reports that doubt stalks investors as the impact of Covid-19 has yet to be determined.
What a difference a year’s first quarter will make?
A commercial property market report for Cork for the first quarter (Q1 of 2020) came out from Lisney yesterday showing a steady start to the year: just how different will the next one, the second quarter equivalent, read after the end of June? None too pretty, it’s safe to assume.
The pandemic that is Covid-19 has grounded continents, countries, economies and business sectors to a shuddering halt and the pace at which the various moving (and, frozen) parts re-engage and resuscitate is an open question.
Clearly, the many and various business Q1 reports currently issuing will stand as testament to the ‘BC’ era, Before Covid-19.
In Cork, the most active visible sector for a year and more has been office construction, with 46,000sq m or nearly half a million sq ft on the way, much of it close to completion.
Plus, there’s a further 155,000sq m in the pipeline, most of it through the planning process. That is three times what is coming out the other end right now. Activity levels were described as "healthy" with office vacancy rates dropping to 9.6%.
Not all of that bulk of 155,000sq m was set to be built straightaway, thankfully. Now, new starts will be brave until some stability returns.
Lisney director Edward Hanafin said take-up of the new office areas was good in the first quarter, up on previous quarters, with over 8,000sq m taken, in 11 deals, and with 80% of that coming from the tech sector: there had been a dip in mid-2019 after a strong 2018.
Now however, he acknowledges that “it’s likely that there will be a pause in demand from foreign direct investment companies due to global Covid-19 travel restrictions.
“Additionally, many companies will defer any decisionmaking on property acquisitions until there is more certainty around the containment of Covid-19.”
Furthermore, while elements of the construction sector are expected to be among the first in the economy to return to work, subject to stringent safety/social distancing provisions, he accepts “the current temporary closure of construction sites will delay building completion dates and have a knock-on effect for pre-lets and tenants’ expected occupation dates.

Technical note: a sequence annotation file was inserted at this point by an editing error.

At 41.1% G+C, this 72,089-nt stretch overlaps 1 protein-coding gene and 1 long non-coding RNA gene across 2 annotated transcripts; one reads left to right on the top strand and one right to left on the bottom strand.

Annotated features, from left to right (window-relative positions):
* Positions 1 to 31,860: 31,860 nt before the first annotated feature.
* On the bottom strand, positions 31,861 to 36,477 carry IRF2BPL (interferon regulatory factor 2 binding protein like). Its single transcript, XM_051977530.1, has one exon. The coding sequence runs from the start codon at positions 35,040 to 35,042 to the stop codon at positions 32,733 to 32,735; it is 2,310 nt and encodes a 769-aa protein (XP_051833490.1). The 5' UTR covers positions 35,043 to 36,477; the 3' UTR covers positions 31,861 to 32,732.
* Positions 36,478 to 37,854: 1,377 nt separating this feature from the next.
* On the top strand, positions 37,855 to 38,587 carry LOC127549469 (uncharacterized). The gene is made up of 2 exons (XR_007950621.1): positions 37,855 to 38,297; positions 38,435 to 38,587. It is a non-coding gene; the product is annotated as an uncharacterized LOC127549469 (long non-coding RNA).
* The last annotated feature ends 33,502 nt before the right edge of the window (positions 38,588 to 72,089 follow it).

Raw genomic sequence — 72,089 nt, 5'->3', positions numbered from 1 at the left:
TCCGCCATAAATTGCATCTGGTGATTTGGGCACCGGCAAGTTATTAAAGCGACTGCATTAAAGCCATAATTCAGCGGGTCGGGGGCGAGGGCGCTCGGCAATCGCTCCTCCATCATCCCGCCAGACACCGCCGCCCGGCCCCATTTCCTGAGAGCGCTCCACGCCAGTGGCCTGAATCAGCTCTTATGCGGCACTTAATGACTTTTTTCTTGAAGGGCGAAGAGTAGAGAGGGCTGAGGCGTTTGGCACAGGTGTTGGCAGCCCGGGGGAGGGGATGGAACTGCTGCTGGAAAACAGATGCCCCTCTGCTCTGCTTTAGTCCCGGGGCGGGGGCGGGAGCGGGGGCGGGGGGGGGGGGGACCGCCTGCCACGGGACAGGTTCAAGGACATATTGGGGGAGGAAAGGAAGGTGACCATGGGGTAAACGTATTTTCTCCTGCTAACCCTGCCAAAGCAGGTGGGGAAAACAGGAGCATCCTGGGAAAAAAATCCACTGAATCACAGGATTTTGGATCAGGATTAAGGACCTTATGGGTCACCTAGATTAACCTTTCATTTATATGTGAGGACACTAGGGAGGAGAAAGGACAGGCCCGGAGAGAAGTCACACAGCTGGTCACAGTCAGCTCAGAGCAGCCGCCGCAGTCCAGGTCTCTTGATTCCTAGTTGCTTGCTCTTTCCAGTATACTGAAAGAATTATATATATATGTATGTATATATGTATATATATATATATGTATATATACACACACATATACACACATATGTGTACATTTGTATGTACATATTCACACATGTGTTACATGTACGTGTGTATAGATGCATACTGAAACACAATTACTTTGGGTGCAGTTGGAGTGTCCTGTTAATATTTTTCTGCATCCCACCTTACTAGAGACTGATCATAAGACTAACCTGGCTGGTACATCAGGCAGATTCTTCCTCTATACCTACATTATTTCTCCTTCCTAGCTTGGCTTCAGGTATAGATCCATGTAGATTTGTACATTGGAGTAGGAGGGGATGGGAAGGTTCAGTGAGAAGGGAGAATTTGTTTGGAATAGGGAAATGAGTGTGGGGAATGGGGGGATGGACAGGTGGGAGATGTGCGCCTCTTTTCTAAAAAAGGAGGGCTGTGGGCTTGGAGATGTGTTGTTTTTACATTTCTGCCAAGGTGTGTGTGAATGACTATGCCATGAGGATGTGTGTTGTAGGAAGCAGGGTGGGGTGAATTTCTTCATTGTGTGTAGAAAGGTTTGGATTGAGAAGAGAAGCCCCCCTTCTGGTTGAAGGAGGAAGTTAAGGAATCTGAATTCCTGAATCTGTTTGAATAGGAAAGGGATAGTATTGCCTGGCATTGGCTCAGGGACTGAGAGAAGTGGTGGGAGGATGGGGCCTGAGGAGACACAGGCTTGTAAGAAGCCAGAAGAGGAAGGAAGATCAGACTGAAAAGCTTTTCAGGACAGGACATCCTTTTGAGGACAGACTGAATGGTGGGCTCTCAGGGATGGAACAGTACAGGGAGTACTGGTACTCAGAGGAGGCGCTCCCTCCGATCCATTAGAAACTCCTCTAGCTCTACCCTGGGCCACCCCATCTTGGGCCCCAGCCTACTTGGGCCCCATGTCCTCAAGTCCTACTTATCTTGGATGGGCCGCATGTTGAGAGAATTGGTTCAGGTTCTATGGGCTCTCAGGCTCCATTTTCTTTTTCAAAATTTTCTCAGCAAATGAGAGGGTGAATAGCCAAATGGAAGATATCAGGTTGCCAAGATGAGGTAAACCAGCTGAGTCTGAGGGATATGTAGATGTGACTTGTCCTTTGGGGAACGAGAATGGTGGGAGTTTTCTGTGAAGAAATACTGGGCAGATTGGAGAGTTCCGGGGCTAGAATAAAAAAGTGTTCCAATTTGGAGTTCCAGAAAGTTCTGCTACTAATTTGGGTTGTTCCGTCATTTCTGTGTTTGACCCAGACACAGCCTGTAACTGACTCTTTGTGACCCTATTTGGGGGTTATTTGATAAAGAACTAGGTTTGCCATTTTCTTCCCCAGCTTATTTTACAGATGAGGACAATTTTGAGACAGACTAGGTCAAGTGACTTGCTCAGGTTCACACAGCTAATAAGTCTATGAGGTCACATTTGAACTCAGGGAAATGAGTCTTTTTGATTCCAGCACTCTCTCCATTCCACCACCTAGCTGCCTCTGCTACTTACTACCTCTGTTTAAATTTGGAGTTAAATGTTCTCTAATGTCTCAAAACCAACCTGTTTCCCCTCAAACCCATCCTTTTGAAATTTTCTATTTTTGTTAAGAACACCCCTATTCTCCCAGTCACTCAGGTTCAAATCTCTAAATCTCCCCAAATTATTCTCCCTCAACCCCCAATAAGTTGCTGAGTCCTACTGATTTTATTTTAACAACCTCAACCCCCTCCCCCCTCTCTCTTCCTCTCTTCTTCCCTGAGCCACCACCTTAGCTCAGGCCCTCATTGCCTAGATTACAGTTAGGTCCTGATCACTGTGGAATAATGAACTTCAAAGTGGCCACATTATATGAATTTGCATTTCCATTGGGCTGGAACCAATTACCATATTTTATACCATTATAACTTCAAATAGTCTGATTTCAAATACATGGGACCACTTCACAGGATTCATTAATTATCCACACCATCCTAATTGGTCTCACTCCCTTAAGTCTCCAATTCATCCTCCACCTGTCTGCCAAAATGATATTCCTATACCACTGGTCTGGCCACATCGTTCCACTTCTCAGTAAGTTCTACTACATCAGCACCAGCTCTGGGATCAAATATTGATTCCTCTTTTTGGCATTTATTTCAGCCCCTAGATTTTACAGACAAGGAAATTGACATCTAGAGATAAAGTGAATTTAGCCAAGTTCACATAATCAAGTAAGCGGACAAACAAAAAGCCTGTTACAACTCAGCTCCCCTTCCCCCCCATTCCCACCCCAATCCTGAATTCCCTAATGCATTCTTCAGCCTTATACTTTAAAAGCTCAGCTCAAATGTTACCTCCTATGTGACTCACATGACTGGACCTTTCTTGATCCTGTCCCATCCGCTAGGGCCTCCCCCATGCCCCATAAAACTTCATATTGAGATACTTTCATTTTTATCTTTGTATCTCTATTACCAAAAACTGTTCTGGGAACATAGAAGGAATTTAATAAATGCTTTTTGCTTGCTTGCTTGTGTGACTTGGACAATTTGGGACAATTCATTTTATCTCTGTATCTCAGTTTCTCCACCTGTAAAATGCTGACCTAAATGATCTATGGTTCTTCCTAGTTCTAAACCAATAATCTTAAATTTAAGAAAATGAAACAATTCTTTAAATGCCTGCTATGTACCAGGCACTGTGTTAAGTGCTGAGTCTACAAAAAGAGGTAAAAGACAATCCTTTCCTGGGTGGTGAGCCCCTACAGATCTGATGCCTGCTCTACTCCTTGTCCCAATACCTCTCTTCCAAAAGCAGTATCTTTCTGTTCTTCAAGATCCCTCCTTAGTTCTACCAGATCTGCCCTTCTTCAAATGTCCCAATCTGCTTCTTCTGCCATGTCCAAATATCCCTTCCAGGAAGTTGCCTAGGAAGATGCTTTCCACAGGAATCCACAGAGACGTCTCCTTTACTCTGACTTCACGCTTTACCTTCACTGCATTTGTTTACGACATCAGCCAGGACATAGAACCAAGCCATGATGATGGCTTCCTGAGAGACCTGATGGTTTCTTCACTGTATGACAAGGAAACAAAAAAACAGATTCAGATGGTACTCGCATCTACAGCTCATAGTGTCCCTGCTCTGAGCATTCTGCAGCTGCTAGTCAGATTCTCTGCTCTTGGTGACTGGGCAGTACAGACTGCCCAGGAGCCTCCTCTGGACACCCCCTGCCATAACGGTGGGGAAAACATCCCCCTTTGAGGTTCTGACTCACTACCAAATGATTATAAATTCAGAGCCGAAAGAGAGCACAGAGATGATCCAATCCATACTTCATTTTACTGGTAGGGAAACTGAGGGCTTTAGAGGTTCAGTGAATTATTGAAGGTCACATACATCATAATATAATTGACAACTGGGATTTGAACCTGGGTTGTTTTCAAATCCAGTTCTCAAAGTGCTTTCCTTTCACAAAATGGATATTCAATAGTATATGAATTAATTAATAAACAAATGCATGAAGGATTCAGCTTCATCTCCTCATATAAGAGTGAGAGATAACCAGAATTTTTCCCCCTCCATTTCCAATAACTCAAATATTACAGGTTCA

Where rent review dates line-up with the crisis, there is likely to be some form of discount to reflect the suggestion that a hypothetical tenant would sign a lease in the midst of a global pandemic. However, given that this crisis is still unfolding, there is as yet no evidence of the impact.
Finance for property will be harder to secure “as there will be greater demands on international sources of funding, and property may be viewed as having an increased risk. As a result, it may be difficult to get finance for speculative development,” he says.
On the property investment front, Irish investment market turnover in the first quarter of 2020 was almost €675m, and just 1.2% of this, or €8.25m, related to Cork and was down on previous quarters.
The largest deal was the sale of an Aldi investment to French fund Corum for €5.6m, while the medical centre at Old Quarter, Ballincollig with pharmacy and eight other tenants sold for €1.75m: two retail deals are sale agreed in the city centre, at 86, North Main Street, Cork with a mixed use property guided at €1.295m, and two retail units at 19 and 20 Princes Street are sale agreed, having guided at €1.05m.
On the industrial front, the first quarter was quiet, marked by just one lease deal, and most activity was at Blarney Business Park, where developers JCD Group are building new warehousing with planning now secured for 200,00sq ft more (Pictured above).
According to Lisney, “demand for prime well-located warehouse industrial accommodation had been steady in the early part of the first quarter, before the emergence of Covid-19. That has significantly impacted activity in the industrial sector as many companies are adopting 'a wait-and-see approach' and are deferring making decisions on property.”